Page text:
Smells Like Clean Spirit

Throwing in the Towel on Traditional Laundry Detergent

Breakfast, commute, work, lunch, work, gym, commute, shower, dinner, sleep, rinse, repeat. This is what my weekdays look like. Weekends are slightly more exciting—between baking and hanging out with friends, I squeeze in my chores, one of which is doing my laundry. Every weekend I wonder, “How does one person generate so much laundry?” While I’ve tried to pare it down, I always end up with stacks of clothing, towels, bedding, and area rugs. Unfortunately, as recommended by my allergy doctor, washing area rugs and sheets are a must at least once a week. So, for the time being, I share at least one thing in common with our first president, because I’m always Washing-a-ton.

Here’s the tally: two small-ish area rugs, one load with a comforter and two pillowcases, one large pillow, one load of towels, one load of lights, one load of colors, one load of darks, anything my cat throws up on, and a partridge in a pear tree. That makes eight to nine loads of laundry! Luckily, I have a newer energy- and water-efficient washer and dryer that (slightly) absolve me from my eco-guilt. It’s not just the water and energy though. I have to buy detergent, fabric softener, and dryer sheets, too! Both the detergent and the softener come in plastic containers, which are recyclable in my curbside bin, but those pesky dryer sheets are basically trash once they’re used up.

The dryer sheets were an easy fix—in fact, I didn’t even have to do anything but have a birthday. A few years ago as a gift, I received two plastic “hedgehogs” that go in the dryer to fluff and reduce static. My friend thought they were cute, and she was right. For the past few years, I have used my little hedgehogs on and off, and they seem to do the job. They don’t provide that oh-so-fresh fragrance, but for me, that’s a very small drawback far outweighed by the absence of harsh chemicals. If plastic hedgehogs aren’t really your thing, there are also other reusable alternatives like wool dryer balls(which can be found online or at a less-waste store like Refill Madness) or homemade fabric dryer sheets. The great thing about homemade reusable fabric dryer sheets are the all-natural ingredients. If you are sensitive to fragrances or harsh chemicals, you may want to try making your own with the help of this tutorial.   

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The next item to tackle would be the detergent itself. For years, I’ve used a popular brand that my grandma always had on hand. Nostalgia is what makes families brand-loyal! But, in my quest for a zero-waste laundry day, I stumbled upon soap berries. Yes, they are exactly what they sound like: berries from trees that grow in the Himalayas (at least that’s what the box says). When agitated in water, the berries release a natural “soap” that cleanses and softens your clothing without harsh chemicals. The brand (there are many to choose from) I purchased claims to be organic, cruelty-free, fair trade, reusable, and compatible with high-efficiency washers. They can be used roughly 10 times, so the box I purchased should last for approximately 100 loads for $10, while my box of traditional detergent lasts for only 80 loads and costs twice as much. 

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To use them, you place four or five berries into a small canvas bag and toss them in the laundry as you would a traditional detergent pod. They do not need to be dried, but if they are accidentally tossed in the dryer, you can still reuse them without any negative effects. You’ll know the berries are spent when they become papery and thin. Then you simply throw the biodegradable shells away either in your yard, compost pile, or trash.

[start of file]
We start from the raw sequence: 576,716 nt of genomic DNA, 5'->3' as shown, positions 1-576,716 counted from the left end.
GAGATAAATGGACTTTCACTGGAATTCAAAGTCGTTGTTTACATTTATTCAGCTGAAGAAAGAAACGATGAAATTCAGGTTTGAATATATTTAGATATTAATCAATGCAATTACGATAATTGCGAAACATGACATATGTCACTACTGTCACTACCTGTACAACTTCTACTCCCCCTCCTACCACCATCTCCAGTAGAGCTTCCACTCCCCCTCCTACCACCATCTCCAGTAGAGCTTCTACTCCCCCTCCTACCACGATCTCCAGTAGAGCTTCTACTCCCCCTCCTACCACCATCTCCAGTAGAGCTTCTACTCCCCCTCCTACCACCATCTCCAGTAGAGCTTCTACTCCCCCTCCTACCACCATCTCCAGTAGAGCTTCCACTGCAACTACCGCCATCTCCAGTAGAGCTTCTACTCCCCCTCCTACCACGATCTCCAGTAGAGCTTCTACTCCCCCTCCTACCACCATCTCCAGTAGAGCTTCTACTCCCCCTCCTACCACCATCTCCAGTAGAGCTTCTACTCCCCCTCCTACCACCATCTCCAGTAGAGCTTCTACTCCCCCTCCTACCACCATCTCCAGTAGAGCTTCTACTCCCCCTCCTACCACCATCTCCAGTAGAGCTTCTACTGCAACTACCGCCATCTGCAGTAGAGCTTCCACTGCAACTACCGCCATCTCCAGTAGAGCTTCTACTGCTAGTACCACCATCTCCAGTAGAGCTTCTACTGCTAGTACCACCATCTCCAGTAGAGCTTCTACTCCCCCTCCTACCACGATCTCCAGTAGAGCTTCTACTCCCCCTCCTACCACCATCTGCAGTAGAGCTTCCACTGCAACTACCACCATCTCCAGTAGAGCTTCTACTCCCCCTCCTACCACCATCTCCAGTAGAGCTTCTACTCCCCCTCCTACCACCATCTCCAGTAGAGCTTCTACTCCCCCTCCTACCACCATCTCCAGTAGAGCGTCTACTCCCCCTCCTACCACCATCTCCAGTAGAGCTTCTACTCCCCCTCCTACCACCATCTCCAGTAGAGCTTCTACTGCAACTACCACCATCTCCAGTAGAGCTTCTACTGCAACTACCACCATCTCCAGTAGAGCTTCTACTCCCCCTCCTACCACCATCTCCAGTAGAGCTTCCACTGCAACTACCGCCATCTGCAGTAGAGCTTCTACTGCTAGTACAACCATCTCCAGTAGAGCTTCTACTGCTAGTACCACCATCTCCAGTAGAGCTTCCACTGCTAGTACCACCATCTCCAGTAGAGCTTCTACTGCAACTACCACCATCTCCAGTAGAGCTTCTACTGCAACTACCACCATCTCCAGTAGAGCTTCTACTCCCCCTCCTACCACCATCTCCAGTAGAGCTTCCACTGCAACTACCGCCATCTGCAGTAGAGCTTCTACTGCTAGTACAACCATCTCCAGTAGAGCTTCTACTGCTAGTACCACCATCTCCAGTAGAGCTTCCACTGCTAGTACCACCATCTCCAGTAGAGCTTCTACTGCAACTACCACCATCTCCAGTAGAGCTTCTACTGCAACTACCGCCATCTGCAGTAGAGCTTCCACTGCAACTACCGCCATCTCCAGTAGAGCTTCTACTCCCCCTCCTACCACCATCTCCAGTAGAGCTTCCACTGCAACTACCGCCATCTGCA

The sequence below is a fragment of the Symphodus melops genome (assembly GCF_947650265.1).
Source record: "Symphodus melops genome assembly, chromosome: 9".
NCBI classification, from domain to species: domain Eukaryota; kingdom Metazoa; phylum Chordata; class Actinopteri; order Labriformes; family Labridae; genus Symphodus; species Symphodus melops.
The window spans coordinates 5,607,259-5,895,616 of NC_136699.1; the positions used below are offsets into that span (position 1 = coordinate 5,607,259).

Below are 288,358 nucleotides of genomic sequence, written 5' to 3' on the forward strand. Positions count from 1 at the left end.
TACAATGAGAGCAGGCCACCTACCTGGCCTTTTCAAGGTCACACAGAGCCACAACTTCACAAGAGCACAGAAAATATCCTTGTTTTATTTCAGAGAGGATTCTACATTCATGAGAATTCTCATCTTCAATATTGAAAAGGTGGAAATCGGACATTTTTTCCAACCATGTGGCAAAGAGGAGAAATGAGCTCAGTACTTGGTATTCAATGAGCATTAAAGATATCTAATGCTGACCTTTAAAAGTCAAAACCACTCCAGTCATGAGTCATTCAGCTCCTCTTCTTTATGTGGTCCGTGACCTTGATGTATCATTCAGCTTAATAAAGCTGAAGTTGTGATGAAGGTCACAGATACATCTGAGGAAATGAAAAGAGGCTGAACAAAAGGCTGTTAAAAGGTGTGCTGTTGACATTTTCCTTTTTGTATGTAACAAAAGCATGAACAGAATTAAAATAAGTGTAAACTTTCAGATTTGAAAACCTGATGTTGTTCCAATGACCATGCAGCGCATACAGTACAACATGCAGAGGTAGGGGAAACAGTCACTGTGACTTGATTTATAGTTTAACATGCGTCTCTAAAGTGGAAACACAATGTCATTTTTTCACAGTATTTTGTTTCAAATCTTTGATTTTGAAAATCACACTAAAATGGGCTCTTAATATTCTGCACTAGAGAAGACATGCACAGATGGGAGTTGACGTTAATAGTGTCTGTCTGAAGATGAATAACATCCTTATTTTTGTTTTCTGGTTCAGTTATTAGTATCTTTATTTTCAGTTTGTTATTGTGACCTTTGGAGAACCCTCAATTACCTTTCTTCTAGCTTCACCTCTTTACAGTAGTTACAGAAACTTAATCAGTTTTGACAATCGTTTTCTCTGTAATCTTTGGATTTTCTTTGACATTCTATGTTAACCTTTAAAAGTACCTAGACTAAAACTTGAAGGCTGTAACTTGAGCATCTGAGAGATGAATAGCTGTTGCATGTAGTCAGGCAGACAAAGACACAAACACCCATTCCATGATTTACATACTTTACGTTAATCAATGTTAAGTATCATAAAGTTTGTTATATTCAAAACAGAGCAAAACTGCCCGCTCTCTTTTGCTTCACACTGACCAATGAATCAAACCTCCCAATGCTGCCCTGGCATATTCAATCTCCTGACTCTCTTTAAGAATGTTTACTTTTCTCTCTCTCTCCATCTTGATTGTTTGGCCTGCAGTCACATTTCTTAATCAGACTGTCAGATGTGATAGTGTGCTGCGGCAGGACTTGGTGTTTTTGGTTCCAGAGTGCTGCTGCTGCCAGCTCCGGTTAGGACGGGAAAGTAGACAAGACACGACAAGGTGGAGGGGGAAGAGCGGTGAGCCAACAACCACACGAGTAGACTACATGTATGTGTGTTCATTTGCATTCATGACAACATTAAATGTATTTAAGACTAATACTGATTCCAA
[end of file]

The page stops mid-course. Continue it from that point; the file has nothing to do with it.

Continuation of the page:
How effective were they? I had LOADS of reservations at first. I’m a huge fan of that spring meadow fresh scent that comes with laundry day. I love that big whiff of fresh laundry smell when I pull warm blankets out of my dryer. You will not get that overwhelming clean laundry smell with soap berries, but rather a subtle natural clean smell. This is great for children, pets, people with skin conditions, those who are sensitive to fragrance, and individuals suffering from allergies, like me. I noticed no significant difference in softness or cleanliness, which was my main concern.

After my little laundry experiment, I’d say the TIDES have turned. Recognizing how much waste I was making before, and how much money I’m saving now, has converted me to a loyal soap berry user. Having done the math, I realized I have been taken to the cleaners when it comes to traditional laundry products. Using an all-in-one detergent/softener like soap berries, I can cut out liquid softener (approximately $28 a year), dryer sheets (approximately $28 a year), and detergent (approximately $102 a year), saving myself approximately $158 a year. If you’re still not convinced, see my laundry list of pros for less waste washing:

Pros  

  • Inexpensive
  • Reusable
  • Fair trade (except plastic hedgehogs)
  • Organic (except plastic hedgehogs)
  • Subtle fragrance
  • All natural
  • No harsh chemicals
  • Cruelty-free (plastic hedgehogs can stand the tumble)
  • Recyclable packaging
  • Biodegradable (except plastic hedgehogs)
  • Stores well
  • Wool dryer balls can be infused with essential oils
  • Soap berries are safe for those with nut allergies

Cons

  • You may need to keep track of soap berry washes (up to 10 loads)
  • No wave of fresh laundry smell will fill your home
  • Hot water is recommended for soap berries to activate (However, I used cold and they still seemed to work just fine)
— TC Clark
Posted on Jan 18, 2018

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